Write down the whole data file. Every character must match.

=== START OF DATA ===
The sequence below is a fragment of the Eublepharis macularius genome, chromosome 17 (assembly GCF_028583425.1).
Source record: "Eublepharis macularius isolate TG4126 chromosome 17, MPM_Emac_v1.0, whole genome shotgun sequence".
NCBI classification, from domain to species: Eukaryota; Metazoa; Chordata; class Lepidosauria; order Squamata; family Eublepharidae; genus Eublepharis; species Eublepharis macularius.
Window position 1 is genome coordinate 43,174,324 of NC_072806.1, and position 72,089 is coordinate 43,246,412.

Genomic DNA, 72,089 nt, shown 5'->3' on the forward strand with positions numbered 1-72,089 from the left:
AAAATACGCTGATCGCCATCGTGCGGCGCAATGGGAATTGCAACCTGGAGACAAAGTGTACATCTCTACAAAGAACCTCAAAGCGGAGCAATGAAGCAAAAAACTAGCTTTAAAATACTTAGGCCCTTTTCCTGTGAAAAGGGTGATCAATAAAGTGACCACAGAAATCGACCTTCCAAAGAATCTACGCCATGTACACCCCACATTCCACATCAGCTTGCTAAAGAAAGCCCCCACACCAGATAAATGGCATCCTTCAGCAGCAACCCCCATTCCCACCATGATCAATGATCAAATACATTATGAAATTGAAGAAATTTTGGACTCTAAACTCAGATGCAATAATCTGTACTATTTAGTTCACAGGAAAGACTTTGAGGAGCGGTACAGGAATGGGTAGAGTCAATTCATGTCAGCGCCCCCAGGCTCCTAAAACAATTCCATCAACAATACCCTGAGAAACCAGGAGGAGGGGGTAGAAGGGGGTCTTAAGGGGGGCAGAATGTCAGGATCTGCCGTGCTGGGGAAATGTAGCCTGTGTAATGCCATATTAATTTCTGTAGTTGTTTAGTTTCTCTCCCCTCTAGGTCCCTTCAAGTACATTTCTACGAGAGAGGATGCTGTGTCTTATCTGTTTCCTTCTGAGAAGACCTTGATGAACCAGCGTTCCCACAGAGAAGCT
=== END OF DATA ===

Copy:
The sequence below is a fragment of the Eublepharis macularius genome, chromosome 17 (assembly GCF_028583425.1).
Source record: "Eublepharis macularius isolate TG4126 chromosome 17, MPM_Emac_v1.0, whole genome shotgun sequence".
NCBI classification, from domain to species: Eukaryota; Metazoa; Chordata; class Lepidosauria; order Squamata; family Eublepharidae; genus Eublepharis; species Eublepharis macularius.
Window position 1 is genome coordinate 43,174,324 of NC_072806.1, and position 72,089 is coordinate 43,246,412.

Genomic DNA, 72,089 nt, shown 5'->3' on the forward strand with positions numbered 1-72,089 from the left:
AAAATACGCTGATCGCCATCGTGCGGCGCAATGGGAATTGCAACCTGGAGACAAAGTGTACATCTCTACAAAGAACCTCAAAGCGGAGCAATGAAGCAAAAAACTAGCTTTAAAATACTTAGGCCCTTTTCCTGTGAAAAGGGTGATCAATAAAGTGACCACAGAAATCGACCTTCCAAAGAATCTACGCCATGTACACCCCACATTCCACATCAGCTTGCTAAAGAAAGCCCCCACACCAGATAAATGGCATCCTTCAGCAGCAACCCCCATTCCCACCATGATCAATGATCAAATACATTATGAAATTGAAGAAATTTTGGACTCTAAACTCAGATGCAATAATCTGTACTATTTAGTTCACAGGAAAGACTTTGAGGAGCGGTACAGGAATGGGTAGAGTCAATTCATGTCAGCGCCCCCAGGCTCCTAAAACAATTCCATCAACAATACCCTGAGAAACCAGGAGGAGGGGGTAGAAGGGGGTCTTAAGGGGGGCAGAATGTCAGGATCTGCCGTGCTGGGGAAATGTAGCCTGTGTAATGCCATATTAATTTCTGTAGTTGTTTAGTTTCTCTCCCCTCTAGGTCCCTTCAAGTACATTTCTACGAGAGAGGATGCTGTGTCTTATCTGTTTCCTTCTGAGAAGACCTTGATGAACCAGCGTTCCCACAGAGAAGCT